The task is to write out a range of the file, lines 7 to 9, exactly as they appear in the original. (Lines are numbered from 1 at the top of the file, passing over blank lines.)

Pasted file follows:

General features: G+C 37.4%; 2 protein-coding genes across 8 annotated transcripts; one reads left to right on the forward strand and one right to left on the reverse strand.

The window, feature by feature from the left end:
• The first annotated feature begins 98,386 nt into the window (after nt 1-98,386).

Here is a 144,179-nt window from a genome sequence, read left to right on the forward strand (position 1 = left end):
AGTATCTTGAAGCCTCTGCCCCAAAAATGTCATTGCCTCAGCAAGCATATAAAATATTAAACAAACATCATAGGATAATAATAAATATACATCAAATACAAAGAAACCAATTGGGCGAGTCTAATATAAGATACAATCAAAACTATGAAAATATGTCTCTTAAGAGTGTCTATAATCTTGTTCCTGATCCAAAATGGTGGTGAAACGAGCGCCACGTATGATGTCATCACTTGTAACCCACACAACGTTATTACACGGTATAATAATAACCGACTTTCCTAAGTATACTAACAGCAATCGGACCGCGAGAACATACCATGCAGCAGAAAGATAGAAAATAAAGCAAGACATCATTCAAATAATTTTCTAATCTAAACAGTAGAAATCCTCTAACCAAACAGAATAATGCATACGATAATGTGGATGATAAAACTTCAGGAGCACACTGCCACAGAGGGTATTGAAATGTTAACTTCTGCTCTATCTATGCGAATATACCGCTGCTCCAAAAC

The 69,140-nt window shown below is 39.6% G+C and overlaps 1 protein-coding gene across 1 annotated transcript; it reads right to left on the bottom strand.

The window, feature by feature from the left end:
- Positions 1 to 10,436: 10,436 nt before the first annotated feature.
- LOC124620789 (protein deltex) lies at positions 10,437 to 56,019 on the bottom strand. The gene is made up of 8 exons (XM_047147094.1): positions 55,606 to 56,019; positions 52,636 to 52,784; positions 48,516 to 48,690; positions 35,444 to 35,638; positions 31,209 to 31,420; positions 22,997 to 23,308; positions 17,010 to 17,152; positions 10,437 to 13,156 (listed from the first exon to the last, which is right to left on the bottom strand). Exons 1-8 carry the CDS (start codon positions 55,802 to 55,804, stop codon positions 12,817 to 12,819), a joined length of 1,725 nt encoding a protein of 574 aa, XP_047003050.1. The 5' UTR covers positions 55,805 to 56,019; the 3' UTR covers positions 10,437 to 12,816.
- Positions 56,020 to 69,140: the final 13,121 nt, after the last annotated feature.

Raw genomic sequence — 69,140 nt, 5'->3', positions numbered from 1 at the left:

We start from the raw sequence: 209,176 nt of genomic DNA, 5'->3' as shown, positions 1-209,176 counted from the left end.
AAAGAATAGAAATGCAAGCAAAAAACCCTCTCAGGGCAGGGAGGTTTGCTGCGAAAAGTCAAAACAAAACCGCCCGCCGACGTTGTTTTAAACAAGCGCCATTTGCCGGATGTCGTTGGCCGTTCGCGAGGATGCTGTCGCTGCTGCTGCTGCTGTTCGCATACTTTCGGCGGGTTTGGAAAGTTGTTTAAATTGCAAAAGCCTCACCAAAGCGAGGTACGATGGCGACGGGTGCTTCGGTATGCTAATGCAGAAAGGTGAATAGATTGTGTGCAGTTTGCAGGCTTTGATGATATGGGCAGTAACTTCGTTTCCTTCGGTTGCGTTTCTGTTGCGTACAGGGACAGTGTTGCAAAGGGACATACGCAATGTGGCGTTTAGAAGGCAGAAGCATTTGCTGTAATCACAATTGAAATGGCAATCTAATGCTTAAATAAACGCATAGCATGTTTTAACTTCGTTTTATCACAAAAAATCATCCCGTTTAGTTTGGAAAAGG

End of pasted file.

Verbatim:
The window, feature by feature from the left end:
- Positions 1 to 10,436: 10,436 nt before the first annotated feature.
- LOC124620789 (protein deltex) lies at positions 10,437 to 56,019 on the bottom strand. The gene is made up of 8 exons (XM_047147094.1): positions 55,606 to 56,019; positions 52,636 to 52,784; positions 48,516 to 48,690; positions 35,444 to 35,638; positions 31,209 to 31,420; positions 22,997 to 23,308; positions 17,010 to 17,152; positions 10,437 to 13,156 (listed from the first exon to the last, which is right to left on the bottom strand). Exons 1-8 carry the CDS (start codon positions 55,802 to 55,804, stop codon positions 12,817 to 12,819), a joined length of 1,725 nt encoding a protein of 574 aa, XP_047003050.1. The 5' UTR covers positions 55,805 to 56,019; the 3' UTR covers positions 10,437 to 12,816.